The above operation is a model often cited for India’s increasing role as a ‘net security provider’ in the Indian Ocean Region (IOR). But let us examine if there are lessons to be drawn from this OOAC mission to Maldives, considering what went on behind the scenes. First, Maldives will always remain an OOAC task for India. With its location 600 km off the southwest coast of India and 750 km southwest of Sri Lanka, its geostrategic value lies in the fact that it sits astride three of the most important SLOCs through which most of India’s trade and oil requirements pass. Yet, when India was required to respond to President Gayoom’s appeal, there were no maps of Maldives available. The Director R&AW could sheepishly produce only a ‘tourist’ map of Maldives. It is on this map that Operation ‘Cactus’ was mounted. Second, little information was available about the geography of the target area and the deployment areas of the mercenaries and Maldivian rebels. Third, Prime Minister Rajiv Gandhi had originally assigned the task to the National Security Guard (NSG). The NSG was raised in 1984, following Operation ‘Blue Star’ and the assassination of then Prime Minister Indira Gandhi, as a specialised counter terrorism force. Prime Minister Rajiv Gandhi had been so impressed by witnessing live a massive anti-hijack exercise by the NSG conducted without prior warnings to airlines that he directed that the then IG (Ops) NSG, Maj. Gen. Naresh Kumar (on deputation from the Army) be awarded a PVSM. The Army raised objections saying General Naresh Kumar already was recipient of PVSM and there was no precedent of awarding a second PVSM, but naturally directions of the PM prevailed; General Naresh Kumar remains the only recipient of a PVSM and Bar to date. But getting back to the task allotted to NSG for rescuing President Gayoom and restoring order in the Maldivian capital Male, the intrepid General Naresh Kumar pointed out the following to Prime Minister Rajiv Gandhi: One, in absence of concrete information, aircraft carrying NSG personnel may not be able to land at Hulhule airfield if fired upon from ground by mercenaries; two, India would lose precious time in case a second force was required to be launched with NSG having travelled over 2000 kms and unable to land, and; third, it would be best to allot the task instead of NSG to the Parachute Brigade whose troops could undertake parachute drops at Hulhule if landing aircraft was not possible.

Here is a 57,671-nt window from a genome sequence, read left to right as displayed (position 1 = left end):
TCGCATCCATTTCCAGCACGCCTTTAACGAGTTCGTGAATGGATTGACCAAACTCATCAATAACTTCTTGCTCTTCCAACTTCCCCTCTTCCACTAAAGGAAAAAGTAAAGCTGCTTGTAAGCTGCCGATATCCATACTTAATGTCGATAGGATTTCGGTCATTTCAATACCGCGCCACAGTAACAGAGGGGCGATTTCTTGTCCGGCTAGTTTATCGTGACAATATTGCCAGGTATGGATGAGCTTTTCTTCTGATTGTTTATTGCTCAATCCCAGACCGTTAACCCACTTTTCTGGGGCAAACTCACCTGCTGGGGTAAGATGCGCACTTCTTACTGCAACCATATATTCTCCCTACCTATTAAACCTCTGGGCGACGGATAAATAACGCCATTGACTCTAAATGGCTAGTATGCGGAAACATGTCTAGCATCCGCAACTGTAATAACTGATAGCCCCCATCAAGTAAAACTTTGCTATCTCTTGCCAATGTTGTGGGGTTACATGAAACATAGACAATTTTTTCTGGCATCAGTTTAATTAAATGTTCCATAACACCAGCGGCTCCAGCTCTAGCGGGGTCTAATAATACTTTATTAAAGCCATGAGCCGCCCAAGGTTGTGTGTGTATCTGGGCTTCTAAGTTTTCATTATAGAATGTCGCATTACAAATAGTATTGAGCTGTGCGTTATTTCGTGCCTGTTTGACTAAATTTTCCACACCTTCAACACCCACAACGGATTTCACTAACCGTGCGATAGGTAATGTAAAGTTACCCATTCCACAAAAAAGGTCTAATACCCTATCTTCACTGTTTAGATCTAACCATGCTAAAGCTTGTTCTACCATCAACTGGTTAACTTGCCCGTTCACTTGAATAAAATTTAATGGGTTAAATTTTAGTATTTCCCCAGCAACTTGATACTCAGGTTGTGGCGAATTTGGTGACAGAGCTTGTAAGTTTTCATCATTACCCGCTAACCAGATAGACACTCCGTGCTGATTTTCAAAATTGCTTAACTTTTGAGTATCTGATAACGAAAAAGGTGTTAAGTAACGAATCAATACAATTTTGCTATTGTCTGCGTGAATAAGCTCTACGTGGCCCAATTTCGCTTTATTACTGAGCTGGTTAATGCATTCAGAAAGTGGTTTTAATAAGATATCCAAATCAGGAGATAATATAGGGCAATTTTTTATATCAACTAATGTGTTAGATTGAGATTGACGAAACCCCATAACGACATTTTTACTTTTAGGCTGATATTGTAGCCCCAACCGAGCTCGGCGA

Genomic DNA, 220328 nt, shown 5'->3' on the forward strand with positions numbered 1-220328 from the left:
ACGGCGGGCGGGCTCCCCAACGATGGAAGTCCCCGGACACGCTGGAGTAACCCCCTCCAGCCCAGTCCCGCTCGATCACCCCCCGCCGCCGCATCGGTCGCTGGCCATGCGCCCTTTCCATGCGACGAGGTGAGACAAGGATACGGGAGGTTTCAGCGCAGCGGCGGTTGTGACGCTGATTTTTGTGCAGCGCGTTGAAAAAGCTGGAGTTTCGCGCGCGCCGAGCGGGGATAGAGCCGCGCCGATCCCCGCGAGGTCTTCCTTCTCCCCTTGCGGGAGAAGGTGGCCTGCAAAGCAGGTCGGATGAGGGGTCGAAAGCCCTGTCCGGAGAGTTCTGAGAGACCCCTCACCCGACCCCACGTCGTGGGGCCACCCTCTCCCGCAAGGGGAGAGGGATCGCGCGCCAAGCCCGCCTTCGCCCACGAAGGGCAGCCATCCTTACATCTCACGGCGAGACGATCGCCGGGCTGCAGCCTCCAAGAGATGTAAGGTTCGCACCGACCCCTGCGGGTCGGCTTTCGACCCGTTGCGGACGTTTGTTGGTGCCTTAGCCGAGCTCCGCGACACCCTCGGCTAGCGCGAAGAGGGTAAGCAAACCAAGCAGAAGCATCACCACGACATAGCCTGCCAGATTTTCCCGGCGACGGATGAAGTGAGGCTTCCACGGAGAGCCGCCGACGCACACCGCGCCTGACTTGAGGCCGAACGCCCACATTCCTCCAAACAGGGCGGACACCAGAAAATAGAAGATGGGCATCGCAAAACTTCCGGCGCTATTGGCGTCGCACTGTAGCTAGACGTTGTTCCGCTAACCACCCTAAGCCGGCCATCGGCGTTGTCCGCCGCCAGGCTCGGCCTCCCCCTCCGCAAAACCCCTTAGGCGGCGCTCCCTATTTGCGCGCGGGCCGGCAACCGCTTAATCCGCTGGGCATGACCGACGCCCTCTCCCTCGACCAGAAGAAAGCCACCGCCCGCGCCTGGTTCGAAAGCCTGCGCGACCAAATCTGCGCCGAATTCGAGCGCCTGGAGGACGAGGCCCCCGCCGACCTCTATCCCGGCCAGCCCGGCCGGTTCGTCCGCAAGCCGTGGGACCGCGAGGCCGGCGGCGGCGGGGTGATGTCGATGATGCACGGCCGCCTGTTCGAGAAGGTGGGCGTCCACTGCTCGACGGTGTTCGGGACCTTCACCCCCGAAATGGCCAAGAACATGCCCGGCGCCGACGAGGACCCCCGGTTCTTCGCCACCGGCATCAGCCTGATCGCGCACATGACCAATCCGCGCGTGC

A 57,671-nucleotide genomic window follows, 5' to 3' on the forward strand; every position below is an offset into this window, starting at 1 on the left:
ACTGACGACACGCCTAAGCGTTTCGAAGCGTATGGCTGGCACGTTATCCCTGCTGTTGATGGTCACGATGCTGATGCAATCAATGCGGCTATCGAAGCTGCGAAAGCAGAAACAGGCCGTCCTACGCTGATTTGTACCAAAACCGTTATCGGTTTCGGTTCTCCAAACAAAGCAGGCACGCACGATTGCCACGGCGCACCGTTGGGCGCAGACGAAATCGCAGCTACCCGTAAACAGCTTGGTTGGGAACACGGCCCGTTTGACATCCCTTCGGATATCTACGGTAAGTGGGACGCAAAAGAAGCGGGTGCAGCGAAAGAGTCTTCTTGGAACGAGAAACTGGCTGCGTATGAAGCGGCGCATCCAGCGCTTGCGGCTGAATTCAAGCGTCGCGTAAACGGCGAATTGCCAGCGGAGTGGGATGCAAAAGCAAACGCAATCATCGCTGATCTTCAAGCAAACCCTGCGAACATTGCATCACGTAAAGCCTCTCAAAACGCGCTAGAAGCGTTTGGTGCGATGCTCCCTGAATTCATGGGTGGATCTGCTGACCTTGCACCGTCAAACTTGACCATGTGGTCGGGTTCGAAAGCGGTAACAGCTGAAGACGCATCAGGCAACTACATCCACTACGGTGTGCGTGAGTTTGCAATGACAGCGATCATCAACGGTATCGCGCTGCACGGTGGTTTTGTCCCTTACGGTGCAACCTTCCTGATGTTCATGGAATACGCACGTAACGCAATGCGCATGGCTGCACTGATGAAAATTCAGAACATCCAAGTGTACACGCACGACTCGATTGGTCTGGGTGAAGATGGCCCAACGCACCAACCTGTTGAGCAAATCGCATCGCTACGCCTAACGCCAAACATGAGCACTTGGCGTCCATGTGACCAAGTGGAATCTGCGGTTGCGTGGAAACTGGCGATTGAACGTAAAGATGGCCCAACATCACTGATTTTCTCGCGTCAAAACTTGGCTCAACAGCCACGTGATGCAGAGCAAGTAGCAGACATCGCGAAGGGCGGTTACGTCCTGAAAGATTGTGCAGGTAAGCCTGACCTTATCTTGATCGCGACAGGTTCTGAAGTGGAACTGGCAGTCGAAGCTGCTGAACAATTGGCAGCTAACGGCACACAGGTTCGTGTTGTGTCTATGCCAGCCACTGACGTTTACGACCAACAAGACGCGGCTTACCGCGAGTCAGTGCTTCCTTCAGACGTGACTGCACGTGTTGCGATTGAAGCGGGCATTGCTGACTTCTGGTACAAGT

That is how the task for rescuing President Gayoom and restoring order in Male was shifted from the NSG to the Army. What could have gone wrong? The NSG could have travelled all the way and turned back from Hulhule encountering ground fire. By the time a second force was launched, the mercenaries could have consolidated and reinforced having been alerted by the unsuccessful intervention, making it much more difficult for a second force. As for the Army troops approaching Hulhule, the mercenaries could have held and fired from the airstrip, cratered it or simply blocked the runway with a vehicle or another temporary obstacle, denying aircraft landings. In such eventuality, the blind drop of parachute troops could have landed part of the troops into the sea. Concurrent to Op ‘Cactus’ were the ongoing operations of the IPKF in Sri Lanka launched in 1987 under Op ‘Pawan’. Troops in IPKF were slightly better off in not being launched on tourist maps but were surprised to discover that maps with the Sri Lankan Army were far superior than those issued to IPKF units in terms of physical details and accuracy. Drop zones chosen of the map adjacent to jetties in case of LTTE resistance were found to be highly unsuitable on ground. Ironically, maps continue to be the bane of Indian security forces as updating of maps of areas even within India is some three decades behind schedule.